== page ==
Published April 13, 2008
The $1.4 billion in taxes and fees approved in last fall's legislative special session wasn't enough. Neither were the $500 million or so in budget cuts approved in the just-ended regular session.Gov. Martin O'Malley's long-term plans for balancing the books rest on the state's voters, who will be asked about seven months from now to approve a referendum clearing the way for up to 15,000 legal slot machines in Maryland, up to 4,250 of them in Anne Arundel County.
Polls keep showing a majority of Marylanders supporting slots, at least for now. But the multibillion-dollar gambling industry knows that such referendums usually lose, and so will pour money into the state to make sure.
The industry will be opposed by modestly funded grass-roots organizations with one big advantage: Some people have a deep-seated revulsion to state-proffered gambling, particularly if it is going to be anywhere near them. And few have a deep-seated attraction to it - they just have an attraction to the general notion of paying lower taxes because other people are willing to throw their money away.
Those who are passionate about yanking the levers of one-armed bandits are now motoring to other states to do so - and may continue to do so even if slots emporiums open in Maryland, given the way Maryland's facilities are going to be placed, and given that neighboring states may well jump to casinos to keep their customers. And not many care passionately about saving the state's dwindling horse-racing industry.
No, the best selling point for slots is support for the schools. Enter, on cue, the Maryland State Teachers Association, which this year abandoned its traditional neutrality on the issue to endorse the slots referendum. In a guest column last Sunday, the MSTA's president insisted that this decision was reached independently of any arm-twisting - for instance, warnings about cuts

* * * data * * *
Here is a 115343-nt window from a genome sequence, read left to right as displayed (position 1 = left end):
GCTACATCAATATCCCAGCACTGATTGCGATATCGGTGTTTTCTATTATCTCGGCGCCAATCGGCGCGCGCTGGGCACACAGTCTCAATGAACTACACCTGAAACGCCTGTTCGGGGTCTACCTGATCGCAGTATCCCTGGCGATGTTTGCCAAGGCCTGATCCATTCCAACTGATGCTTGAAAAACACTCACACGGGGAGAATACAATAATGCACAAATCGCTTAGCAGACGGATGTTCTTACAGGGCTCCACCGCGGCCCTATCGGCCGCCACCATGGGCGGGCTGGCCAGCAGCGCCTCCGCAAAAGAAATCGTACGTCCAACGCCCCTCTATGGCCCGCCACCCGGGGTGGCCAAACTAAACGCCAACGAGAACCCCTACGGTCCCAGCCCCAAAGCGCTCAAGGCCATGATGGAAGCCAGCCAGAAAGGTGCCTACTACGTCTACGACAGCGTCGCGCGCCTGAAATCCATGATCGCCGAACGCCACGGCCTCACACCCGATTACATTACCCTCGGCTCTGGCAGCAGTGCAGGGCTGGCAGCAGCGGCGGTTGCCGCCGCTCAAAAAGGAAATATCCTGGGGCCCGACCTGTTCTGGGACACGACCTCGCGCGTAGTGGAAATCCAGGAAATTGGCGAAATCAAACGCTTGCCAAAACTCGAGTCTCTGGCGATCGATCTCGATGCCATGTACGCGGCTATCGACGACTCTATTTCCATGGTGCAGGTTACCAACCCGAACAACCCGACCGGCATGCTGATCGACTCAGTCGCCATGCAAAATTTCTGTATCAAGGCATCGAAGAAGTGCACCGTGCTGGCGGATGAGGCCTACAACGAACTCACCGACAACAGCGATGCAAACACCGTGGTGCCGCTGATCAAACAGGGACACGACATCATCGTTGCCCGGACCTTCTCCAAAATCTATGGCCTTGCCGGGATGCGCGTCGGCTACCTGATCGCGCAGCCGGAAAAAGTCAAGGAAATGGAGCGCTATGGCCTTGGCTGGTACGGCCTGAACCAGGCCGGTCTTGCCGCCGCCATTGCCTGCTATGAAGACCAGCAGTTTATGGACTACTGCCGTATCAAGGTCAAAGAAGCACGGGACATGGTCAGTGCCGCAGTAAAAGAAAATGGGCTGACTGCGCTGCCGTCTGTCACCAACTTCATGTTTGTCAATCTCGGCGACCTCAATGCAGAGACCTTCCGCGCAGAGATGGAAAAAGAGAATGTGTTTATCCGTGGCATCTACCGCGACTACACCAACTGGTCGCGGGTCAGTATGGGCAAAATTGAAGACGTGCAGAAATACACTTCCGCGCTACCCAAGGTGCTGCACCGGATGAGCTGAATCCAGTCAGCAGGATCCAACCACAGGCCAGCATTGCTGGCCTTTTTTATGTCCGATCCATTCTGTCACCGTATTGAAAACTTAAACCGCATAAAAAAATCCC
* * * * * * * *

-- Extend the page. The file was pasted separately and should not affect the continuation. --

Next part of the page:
in teachers' pensions. Right. Sure.
The education argument is a favorite one for lotteries, slots or whatever else the state's politicians favor at the moment. If the MSTA's leaders want to act as if they take such promises at face value, that's their business. But Maryland voters may want to think about when they've heard such arguments before and what actually happened.
There are other questions for Marylanders: Do we really think extra revenue from slots will someday reduce taxes? Do we trust the current group in Annapolis to cleanly and efficiently set up what amounts to a state-supervised gambling cartel? Are the purported benefits being weighed against the full costs - gambling addiction, crime, the effect on neighborhoods? Are all of the slots players really going to be Marylanders who are now driving out of state, or is some of the revenue dumped into those heavily taxed machines going to be diverted from local businesses?
It's just as well Marylanders have seven months to prepare for this crucial decision.